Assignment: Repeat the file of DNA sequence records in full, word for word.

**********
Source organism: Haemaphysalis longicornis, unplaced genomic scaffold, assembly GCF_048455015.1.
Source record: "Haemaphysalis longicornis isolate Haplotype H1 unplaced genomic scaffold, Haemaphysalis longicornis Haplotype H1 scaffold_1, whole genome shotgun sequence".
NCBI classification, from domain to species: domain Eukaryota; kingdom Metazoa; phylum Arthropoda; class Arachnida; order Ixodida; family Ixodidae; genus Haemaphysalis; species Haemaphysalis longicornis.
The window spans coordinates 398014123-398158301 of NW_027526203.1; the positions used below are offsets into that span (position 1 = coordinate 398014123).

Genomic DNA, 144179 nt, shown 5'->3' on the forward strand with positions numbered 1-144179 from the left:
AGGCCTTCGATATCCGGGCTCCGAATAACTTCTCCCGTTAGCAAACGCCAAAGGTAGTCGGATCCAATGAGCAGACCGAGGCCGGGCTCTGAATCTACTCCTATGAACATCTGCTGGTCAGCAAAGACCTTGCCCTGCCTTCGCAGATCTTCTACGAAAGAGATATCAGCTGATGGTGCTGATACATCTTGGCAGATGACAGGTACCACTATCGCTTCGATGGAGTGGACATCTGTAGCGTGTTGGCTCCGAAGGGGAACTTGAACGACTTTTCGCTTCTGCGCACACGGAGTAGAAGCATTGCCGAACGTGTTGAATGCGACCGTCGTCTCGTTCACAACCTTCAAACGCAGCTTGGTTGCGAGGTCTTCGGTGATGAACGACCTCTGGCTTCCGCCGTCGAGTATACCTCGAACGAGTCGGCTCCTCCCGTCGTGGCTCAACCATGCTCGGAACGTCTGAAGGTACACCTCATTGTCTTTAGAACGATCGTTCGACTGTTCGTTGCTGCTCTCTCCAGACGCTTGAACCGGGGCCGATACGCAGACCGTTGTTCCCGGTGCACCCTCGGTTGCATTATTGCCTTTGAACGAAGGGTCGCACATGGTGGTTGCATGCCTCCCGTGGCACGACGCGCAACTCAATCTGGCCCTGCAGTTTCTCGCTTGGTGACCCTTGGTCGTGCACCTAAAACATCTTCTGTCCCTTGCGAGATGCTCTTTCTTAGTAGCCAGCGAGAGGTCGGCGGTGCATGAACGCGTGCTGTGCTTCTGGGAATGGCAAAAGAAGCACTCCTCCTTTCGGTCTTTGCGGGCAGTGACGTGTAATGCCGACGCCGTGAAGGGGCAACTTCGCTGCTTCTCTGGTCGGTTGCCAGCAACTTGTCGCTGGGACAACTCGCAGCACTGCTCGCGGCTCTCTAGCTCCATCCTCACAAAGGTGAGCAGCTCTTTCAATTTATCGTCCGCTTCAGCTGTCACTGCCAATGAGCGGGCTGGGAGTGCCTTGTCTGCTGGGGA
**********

Source organism: Haemaphysalis longicornis, unplaced genomic scaffold, assembly GCF_048455015.1.
Source record: "Haemaphysalis longicornis isolate Haplotype H1 unplaced genomic scaffold, Haemaphysalis longicornis Haplotype H1 scaffold_1, whole genome shotgun sequence".
NCBI classification, from domain to species: domain Eukaryota; kingdom Metazoa; phylum Arthropoda; class Arachnida; order Ixodida; family Ixodidae; genus Haemaphysalis; species Haemaphysalis longicornis.
The window spans coordinates 398014123-398158301 of NW_027526203.1; the positions used below are offsets into that span (position 1 = coordinate 398014123).

Genomic DNA, 144179 nt, shown 5'->3' on the forward strand with positions numbered 1-144179 from the left:
AGGCCTTCGATATCCGGGCTCCGAATAACTTCTCCCGTTAGCAAACGCCAAAGGTAGTCGGATCCAATGAGCAGACCGAGGCCGGGCTCTGAATCTACTCCTATGAACATCTGCTGGTCAGCAAAGACCTTGCCCTGCCTTCGCAGATCTTCTACGAAAGAGATATCAGCTGATGGTGCTGATACATCTTGGCAGATGACAGGTACCACTATCGCTTCGATGGAGTGGACATCTGTAGCGTGTTGGCTCCGAAGGGGAACTTGAACGACTTTTCGCTTCTGCGCACACGGAGTAGAAGCATTGCCGAACGTGTTGAATGCGACCGTCGTCTCGTTCACAACCTTCAAACGCAGCTTGGTTGCGAGGTCTTCGGTGATGAACGACCTCTGGCTTCCGCCGTCGAGTATACCTCGAACGAGTCGGCTCCTCCCGTCGTGGCTCAACCATGCTCGGAACGTCTGAAGGTACACCTCATTGTCTTTAGAACGATCGTTCGACTGTTCGTTGCTGCTCTCTCCAGACGCTTGAACCGGGGCCGATACGCAGACCGTTGTTCCCGGTGCACCCTCGGTTGCATTATTGCCTTTGAACGAAGGGTCGCACATGGTGGTTGCATGCCTCCCGTGGCACGACGCGCAACTCAATCTGGCCCTGCAGTTTCTCGCTTGGTGACCCTTGGTCGTGCACCTAAAACATCTTCTGTCCCTTGCGAGATGCTCTTTCTTAGTAGCCAGCGAGAGGTCGGCGGTGCATGAACGCGTGCTGTGCTTCTGGGAATGGCAAAAGAAGCACTCCTCCTTTCGGTCTTTGCGGGCAGTGACGTGTAATGCCGACGCCGTGAAGGGGCAACTTCGCTGCTTCTCTGGTCGGTTGCCAGCAACTTGTCGCTGGGACAACTCGCAGCACTGCTCGCGGCTCTCTAGCTCCATCCTCACAAAGGTGAGCAGCTCTTTCAATTTATCGTCCGCTTCAGCTGTCACTGCCAATGAGCGGGCTGGGAGTGCCTTGTCTGCTGGGGA